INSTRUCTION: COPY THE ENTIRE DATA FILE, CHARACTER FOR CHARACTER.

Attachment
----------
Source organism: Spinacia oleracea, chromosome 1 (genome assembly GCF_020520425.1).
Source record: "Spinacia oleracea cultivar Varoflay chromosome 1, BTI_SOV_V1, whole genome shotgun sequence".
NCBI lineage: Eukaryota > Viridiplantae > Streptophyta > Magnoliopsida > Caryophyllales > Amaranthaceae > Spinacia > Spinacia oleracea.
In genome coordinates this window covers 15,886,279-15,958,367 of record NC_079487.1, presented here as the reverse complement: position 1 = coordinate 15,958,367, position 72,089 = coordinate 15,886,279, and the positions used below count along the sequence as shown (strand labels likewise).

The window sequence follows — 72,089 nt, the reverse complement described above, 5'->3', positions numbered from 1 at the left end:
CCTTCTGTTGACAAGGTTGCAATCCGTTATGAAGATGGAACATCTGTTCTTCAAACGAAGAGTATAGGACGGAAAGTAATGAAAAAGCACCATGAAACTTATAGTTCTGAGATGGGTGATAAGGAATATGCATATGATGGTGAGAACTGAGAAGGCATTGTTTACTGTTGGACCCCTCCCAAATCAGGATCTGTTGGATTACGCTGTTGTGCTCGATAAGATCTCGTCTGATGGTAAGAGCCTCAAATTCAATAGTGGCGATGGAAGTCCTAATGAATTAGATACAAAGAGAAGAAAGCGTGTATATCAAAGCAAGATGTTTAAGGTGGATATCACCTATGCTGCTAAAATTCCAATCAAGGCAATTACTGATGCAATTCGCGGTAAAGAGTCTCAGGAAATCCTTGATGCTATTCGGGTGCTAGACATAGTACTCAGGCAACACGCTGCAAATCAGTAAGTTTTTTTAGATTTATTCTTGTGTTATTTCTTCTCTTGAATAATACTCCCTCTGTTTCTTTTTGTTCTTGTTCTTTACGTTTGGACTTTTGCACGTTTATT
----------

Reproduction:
Source organism: Spinacia oleracea, chromosome 1 (genome assembly GCF_020520425.1).
Source record: "Spinacia oleracea cultivar Varoflay chromosome 1, BTI_SOV_V1, whole genome shotgun sequence".
NCBI lineage: Eukaryota > Viridiplantae > Streptophyta > Magnoliopsida > Caryophyllales > Amaranthaceae > Spinacia > Spinacia oleracea.
In genome coordinates this window covers 15,886,279-15,958,367 of record NC_079487.1, presented here as the reverse complement: position 1 = coordinate 15,958,367, position 72,089 = coordinate 15,886,279, and the positions used below count along the sequence as shown (strand labels likewise).

The window sequence follows — 72,089 nt, the reverse complement described above, 5'->3', positions numbered from 1 at the left end:
CCTTCTGTTGACAAGGTTGCAATCCGTTATGAAGATGGAACATCTGTTCTTCAAACGAAGAGTATAGGACGGAAAGTAATGAAAAAGCACCATGAAACTTATAGTTCTGAGATGGGTGATAAGGAATATGCATATGATGGTGAGAACTGAGAAGGCATTGTTTACTGTTGGACCCCTCCCAAATCAGGATCTGTTGGATTACGCTGTTGTGCTCGATAAGATCTCGTCTGATGGTAAGAGCCTCAAATTCAATAGTGGCGATGGAAGTCCTAATGAATTAGATACAAAGAGAAGAAAGCGTGTATATCAAAGCAAGATGTTTAAGGTGGATATCACCTATGCTGCTAAAATTCCAATCAAGGCAATTACTGATGCAATTCGCGGTAAAGAGTCTCAGGAAATCCTTGATGCTATTCGGGTGCTAGACATAGTACTCAGGCAACACGCTGCAAATCAGTAAGTTTTTTTAGATTTATTCTTGTGTTATTTCTTCTCTTGAATAATACTCCCTCTGTTTCTTTTTGTTCTTGTTCTTTACGTTTGGACTTTTGCACGTTTATT